Further, points out Humphrey, the emerging offsite construction sector in Hertfordshire is stimulating a sub-sector of sustainable construction technologies. “The Government is determined to get projects accelerated,” she says. “This is a real opportunity.”
Time for construction to shine
The construction sector has been under pressure in recent years for all sorts of reasons, and the relatively low levels of productivity and innovation being demonstrated by this sector do it no favours. Only agriculture has shown itself to be less innovative, but that sector is edging forwards as opportunities and technologies reveal themselves.
Now it is time for construction to shine. “We are digitising building processes. While builders must be on the ground, what supports them to innovate are digital models,” she says. “The construction industry has moved from drawings to CAD to 3D, 4D and even 5D models. We can show every component in a model, so you can understand how to sequence, cost and maintain every element to provide lifecycle information.”
Constructing buildings is rapidly becoming more akin to building a car with automated processes, robotics and no room for error. Offsite construction is in the same league.
Need for speed
Returning to housing, Humphrey says that VolkerWessels’ offsite manufactured homes are watertight in a day. The UK has an urgent need for more housing and there is a need for speed. The total build of these houses takes just two weeks and she sees housing associations and the private rental sector as key markets.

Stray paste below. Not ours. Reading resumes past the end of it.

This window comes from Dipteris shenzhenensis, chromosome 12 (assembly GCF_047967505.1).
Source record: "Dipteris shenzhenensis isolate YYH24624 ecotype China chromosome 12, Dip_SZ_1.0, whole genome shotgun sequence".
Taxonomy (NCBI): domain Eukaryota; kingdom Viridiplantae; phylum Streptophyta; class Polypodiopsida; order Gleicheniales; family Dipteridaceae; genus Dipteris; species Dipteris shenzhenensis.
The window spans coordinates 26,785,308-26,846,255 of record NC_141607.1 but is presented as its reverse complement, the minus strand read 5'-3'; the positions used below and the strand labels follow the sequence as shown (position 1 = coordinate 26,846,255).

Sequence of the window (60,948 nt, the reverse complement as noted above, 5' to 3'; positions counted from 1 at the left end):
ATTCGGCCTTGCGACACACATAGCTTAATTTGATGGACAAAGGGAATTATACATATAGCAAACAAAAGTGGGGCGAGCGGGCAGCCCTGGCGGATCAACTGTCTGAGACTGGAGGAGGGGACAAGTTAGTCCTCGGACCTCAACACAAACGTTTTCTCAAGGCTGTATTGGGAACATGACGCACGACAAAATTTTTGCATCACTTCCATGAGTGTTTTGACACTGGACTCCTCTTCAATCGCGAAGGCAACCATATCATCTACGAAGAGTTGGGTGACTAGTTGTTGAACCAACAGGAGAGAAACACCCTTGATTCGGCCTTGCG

The main structural components comprise pre-cast concrete – not, on the face of it, the greenest of materials, she concedes, although it does deliver on the durability front. However, VolkerWessels owns a building materials science research centre, the VolkerWessels Infra Competence Centre, which, amongst other things, is working towards alternatives to concrete.
We know there is a systemic shortage of housing in the UK – COVID did not have a role to play in that – but the pandemic has made us re-evaluate the way we live. Apart from the realisation that risks to health and wellbeing are a reality, and that the planet and its populations are intrinsically combined, we have had time during lockdown to look at our circumstances and evaluate our nesting habits.
For example, what are the benefits of a house versus an apartment, and is it better to live in the suburbs than the city? And let’s remember that where we live has to be affordable, high-quality, tech-enabled and durable.
Local economic growth
Humphrey’s latest challenge is joining the Hertfordshire LEP’s Board, having previously sat on the Borough of Broxbourne’s Economic Board. “I’ve become very interested in how local economic growth happens,” says Humphrey, “and I have an understanding of how infrastructure and housing projects can play a role in that.”
Importantly, the LEPs are positioned to deliver at the local level for the national benefit. By the same token, Humphrey is well placed to advise locally, nationally and internationally.